Study of Heavy Metals distribution in Used Engine Oil Using Soil Column Chromatography

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Rasmi Helmi Odeh
Study of Heavy Metals distribution in Used Engine Oil Using Soil Column Chromatography1.38 MB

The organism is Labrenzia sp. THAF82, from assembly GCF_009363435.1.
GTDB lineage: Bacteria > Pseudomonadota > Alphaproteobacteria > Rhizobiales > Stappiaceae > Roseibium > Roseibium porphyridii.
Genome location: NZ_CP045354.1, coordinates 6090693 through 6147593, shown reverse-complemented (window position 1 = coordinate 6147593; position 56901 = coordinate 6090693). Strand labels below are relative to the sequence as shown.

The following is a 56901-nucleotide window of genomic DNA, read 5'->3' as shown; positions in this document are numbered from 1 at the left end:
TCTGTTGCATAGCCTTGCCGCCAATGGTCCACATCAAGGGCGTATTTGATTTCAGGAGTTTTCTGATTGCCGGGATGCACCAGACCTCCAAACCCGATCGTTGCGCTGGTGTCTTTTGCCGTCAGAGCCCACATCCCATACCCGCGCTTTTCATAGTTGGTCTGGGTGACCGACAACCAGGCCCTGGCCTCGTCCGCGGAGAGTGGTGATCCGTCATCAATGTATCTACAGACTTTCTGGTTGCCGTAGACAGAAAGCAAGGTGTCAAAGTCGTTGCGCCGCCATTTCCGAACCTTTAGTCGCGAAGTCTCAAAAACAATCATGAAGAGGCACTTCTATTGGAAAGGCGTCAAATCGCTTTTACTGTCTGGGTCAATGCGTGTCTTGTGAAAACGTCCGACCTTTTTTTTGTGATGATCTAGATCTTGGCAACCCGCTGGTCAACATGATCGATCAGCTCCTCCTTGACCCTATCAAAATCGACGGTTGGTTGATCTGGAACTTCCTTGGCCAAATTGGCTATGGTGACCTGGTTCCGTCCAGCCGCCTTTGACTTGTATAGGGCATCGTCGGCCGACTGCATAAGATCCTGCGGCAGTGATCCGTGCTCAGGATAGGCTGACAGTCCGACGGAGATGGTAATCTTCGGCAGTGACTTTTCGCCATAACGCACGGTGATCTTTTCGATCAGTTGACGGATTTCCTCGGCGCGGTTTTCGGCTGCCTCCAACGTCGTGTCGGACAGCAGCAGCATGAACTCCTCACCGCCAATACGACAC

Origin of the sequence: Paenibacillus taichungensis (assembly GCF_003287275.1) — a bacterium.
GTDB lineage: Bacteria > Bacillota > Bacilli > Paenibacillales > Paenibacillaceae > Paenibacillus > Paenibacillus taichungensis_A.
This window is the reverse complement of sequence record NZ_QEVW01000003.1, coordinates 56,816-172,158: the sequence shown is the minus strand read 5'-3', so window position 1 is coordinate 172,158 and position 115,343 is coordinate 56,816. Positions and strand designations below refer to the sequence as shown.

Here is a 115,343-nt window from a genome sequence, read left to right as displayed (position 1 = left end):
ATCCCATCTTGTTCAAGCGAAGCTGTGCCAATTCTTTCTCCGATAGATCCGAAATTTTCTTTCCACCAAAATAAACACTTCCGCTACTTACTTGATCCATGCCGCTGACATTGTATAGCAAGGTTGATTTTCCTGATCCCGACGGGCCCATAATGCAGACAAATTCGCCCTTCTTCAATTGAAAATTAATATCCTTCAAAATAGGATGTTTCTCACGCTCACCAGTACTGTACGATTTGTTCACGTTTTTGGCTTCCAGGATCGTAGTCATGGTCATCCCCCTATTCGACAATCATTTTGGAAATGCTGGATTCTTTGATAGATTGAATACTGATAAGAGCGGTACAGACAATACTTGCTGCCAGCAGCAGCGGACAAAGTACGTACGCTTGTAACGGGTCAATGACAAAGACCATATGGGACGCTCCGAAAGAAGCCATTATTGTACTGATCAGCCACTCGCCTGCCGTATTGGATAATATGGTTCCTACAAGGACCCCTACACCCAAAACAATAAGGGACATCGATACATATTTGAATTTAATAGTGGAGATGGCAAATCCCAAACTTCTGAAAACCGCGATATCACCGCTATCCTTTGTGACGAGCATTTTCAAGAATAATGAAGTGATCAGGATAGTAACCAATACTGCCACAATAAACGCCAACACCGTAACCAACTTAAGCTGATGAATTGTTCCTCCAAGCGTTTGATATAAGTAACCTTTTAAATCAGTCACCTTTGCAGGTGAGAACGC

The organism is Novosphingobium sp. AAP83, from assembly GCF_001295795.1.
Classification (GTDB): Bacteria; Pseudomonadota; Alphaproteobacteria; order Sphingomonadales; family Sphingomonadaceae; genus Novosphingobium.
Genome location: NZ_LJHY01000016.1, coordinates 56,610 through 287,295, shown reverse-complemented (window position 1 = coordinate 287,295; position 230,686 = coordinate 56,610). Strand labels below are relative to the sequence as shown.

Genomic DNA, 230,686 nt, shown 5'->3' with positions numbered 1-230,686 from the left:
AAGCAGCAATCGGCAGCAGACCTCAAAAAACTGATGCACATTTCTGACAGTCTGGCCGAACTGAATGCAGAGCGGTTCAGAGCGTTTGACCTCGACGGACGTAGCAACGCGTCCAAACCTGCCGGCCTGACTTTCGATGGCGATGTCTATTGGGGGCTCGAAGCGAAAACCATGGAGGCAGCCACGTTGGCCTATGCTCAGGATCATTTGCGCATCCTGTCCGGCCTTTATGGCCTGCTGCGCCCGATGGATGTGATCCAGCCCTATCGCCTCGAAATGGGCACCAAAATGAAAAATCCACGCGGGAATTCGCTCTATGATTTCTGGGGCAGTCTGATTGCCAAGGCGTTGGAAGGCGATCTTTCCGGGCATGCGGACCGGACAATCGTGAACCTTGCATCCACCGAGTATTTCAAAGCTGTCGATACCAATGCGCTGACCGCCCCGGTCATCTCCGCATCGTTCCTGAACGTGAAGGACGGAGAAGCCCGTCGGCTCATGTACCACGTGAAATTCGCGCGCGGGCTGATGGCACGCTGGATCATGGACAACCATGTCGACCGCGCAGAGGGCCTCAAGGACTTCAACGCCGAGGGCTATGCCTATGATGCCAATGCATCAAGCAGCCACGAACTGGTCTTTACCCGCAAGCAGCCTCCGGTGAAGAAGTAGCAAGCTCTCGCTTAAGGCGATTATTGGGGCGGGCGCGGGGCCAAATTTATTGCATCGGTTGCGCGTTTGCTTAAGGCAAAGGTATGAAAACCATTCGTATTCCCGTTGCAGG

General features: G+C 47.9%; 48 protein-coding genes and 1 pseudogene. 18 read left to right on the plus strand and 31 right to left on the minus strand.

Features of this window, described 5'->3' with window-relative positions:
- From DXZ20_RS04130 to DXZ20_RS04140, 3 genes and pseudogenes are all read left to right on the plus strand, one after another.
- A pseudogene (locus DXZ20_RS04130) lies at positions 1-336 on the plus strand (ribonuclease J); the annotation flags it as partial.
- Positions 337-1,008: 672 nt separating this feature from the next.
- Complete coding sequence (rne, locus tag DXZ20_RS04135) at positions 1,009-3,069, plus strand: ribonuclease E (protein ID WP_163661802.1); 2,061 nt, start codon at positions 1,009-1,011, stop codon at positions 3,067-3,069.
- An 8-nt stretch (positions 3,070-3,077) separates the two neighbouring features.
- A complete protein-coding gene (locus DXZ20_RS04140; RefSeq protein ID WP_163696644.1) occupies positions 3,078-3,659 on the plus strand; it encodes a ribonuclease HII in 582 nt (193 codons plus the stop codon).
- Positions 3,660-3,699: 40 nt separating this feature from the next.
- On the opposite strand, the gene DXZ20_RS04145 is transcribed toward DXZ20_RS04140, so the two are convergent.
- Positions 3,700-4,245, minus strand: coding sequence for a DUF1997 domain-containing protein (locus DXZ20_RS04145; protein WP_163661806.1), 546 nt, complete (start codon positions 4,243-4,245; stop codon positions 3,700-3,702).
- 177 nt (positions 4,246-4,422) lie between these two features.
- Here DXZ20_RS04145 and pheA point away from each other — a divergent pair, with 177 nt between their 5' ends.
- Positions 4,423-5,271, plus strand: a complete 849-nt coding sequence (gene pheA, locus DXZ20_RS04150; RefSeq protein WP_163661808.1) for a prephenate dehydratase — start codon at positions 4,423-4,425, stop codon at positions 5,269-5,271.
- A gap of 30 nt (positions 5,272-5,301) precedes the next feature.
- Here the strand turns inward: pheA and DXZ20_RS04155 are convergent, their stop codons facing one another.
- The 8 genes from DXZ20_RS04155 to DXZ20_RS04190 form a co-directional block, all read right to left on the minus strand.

Today interest of public regarding environmental pollution has raised concerns because of adverse impacts on various parts of environment such as soil, plants, drinking water, air pollution and aquatic life. This thesis focuses on studying environmental impacts of used engine oil; these impacts are on soil and water. The main aim of this research is to study heavy metals of used engine oil that come during engine operation and the possibility of polluting soil and ground water. In this study: five liters of used engine oil and similar amount of new engine oil (15W-40) was bought from SHELL station in Nablus. Amount of red soil was collected from area 500 m2 in Shufa village 4 km to the east of Tulkarm, after performing soil tests (pH, texture, moisture, and organic matter) it was filled in three columns 140 cm long and 15.24 cm(six inches) diameter. Used and new engine oil samples were digested, centrifuged and filtrated, and concentration of Zn, Pb, Cr, Mn and Cu were measured by flame atomic absorption spectroscopy. Concentrations of Zn and Pb into the depths of soil columns (used, new and 50ppm stock solution) were measured. Results clarified that there is an obvious difference in the concentration of metals studied in this research between used and new engine oil: zinc concentration is 23.23ppm, Pb is 0.6 ppm, Mn is 34 ppm Cr 0.097 ppm and Cu 0.072ppm in used oil while zinc concentration is 3.9 ppm, Pb 0.4 ppm, Mn 28.8, Cr 0.064 ppm and Cu is 0.01 ppm in new engine oil respectively. Effect of temperature on adsorption was investigated in the range (15 – 45oC) and results showed that maximum removal is at 45oC. Effect of pH indicated that maximum removal of both Zn and Pb was at pH13. Also maximum adsorption is reached at 10 ppm. Increasing adsorbent (soil) dosage from 0.5 to 3g showed that maximum adsorption of both Zn and Pb onto soil occurred at 3 g of soil. Equilibrium concentration happened at 90 minutes. Soil column experiment was performed by adding two litters of used engine oil to the first column, similar amount of new oil to the second and amount of 50 ppm solution to the third column, and adding distilled water to each column for five days gradually until water was leached, distribution of zinc and lead was studied in the three columns, results showed significant concentrations of Pb and Zn in the effluent. Equilibrium adsorption data were studied using Lanqmuir and Freiundlich models to study adsorption process at equilibrium and the results showed that both Lanqmuir and Frendlich fit data of Zn and Pb adsorption onto soil. In order to investigate adsorption behavior of Zn and Pb on soil, three kinetic models; Psedo-first order, Psedo-second order and intra- particle diffusion models were applied to fit kinetic data, rate constants and correlation coefficients were computed for the three models, results indicated that Pseudo-second –order model is more suitable to describe the adsorption process qe (exp) is more close to qe calculated meaning chemisorption process or ion exchange . Thermodynamic parameters such as Gibbs free energy, standard enthalpy and standard entropy change were calculated for both zinc and lead; the results indicated that adsorption process is spontaneous and endothermic.